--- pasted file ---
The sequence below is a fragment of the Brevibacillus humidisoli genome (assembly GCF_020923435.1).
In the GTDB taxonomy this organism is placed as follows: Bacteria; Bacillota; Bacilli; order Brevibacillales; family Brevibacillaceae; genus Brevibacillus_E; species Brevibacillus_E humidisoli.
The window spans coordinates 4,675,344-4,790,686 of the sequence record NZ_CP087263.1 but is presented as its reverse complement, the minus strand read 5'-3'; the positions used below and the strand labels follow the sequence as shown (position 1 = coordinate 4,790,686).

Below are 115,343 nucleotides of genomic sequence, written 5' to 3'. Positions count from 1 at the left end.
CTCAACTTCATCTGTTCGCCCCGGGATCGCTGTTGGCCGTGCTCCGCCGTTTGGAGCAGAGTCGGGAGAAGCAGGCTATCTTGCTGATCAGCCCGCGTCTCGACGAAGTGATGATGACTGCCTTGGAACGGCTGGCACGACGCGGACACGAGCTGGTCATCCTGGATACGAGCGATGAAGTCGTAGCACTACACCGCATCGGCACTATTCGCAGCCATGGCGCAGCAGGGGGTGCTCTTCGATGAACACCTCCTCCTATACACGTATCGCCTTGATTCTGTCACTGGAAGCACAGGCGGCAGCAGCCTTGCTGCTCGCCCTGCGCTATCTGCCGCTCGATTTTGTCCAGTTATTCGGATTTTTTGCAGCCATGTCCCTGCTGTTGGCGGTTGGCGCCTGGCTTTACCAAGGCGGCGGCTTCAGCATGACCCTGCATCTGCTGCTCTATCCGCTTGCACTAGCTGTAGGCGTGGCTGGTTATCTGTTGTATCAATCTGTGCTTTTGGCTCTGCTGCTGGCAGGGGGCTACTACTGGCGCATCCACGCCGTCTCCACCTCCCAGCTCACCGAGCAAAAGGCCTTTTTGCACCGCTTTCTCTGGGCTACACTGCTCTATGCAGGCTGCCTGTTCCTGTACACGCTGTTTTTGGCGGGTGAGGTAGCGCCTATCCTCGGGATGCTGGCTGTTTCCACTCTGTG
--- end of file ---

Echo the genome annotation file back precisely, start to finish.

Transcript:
The sequence below is a fragment of the Brevibacillus humidisoli genome (assembly GCF_020923435.1).
In the GTDB taxonomy this organism is placed as follows: Bacteria; Bacillota; Bacilli; order Brevibacillales; family Brevibacillaceae; genus Brevibacillus_E; species Brevibacillus_E humidisoli.
The window spans coordinates 4,675,344-4,790,686 of the sequence record NZ_CP087263.1 but is presented as its reverse complement, the minus strand read 5'-3'; the positions used below and the strand labels follow the sequence as shown (position 1 = coordinate 4,790,686).

Below are 115,343 nucleotides of genomic sequence, written 5' to 3'. Positions count from 1 at the left end.
CTCAACTTCATCTGTTCGCCCCGGGATCGCTGTTGGCCGTGCTCCGCCGTTTGGAGCAGAGTCGGGAGAAGCAGGCTATCTTGCTGATCAGCCCGCGTCTCGACGAAGTGATGATGACTGCCTTGGAACGGCTGGCACGACGCGGACACGAGCTGGTCATCCTGGATACGAGCGATGAAGTCGTAGCACTACACCGCATCGGCACTATTCGCAGCCATGGCGCAGCAGGGGGTGCTCTTCGATGAACACCTCCTCCTATACACGTATCGCCTTGATTCTGTCACTGGAAGCACAGGCGGCAGCAGCCTTGCTGCTCGCCCTGCGCTATCTGCCGCTCGATTTTGTCCAGTTATTCGGATTTTTTGCAGCCATGTCCCTGCTGTTGGCGGTTGGCGCCTGGCTTTACCAAGGCGGCGGCTTCAGCATGACCCTGCATCTGCTGCTCTATCCGCTTGCACTAGCTGTAGGCGTGGCTGGTTATCTGTTGTATCAATCTGTGCTTTTGGCTCTGCTGCTGGCAGGGGGCTACTACTGGCGCATCCACGCCGTCTCCACCTCCCAGCTCACCGAGCAAAAGGCCTTTTTGCACCGCTTTCTCTGGGCTACACTGCTCTATGCAGGCTGCCTGTTCCTGTACACGCTGTTTTTGGCGGGTGAGGTAGCGCCTATCCTCGGGATGCTGGCTGTTTCCACTCTGTG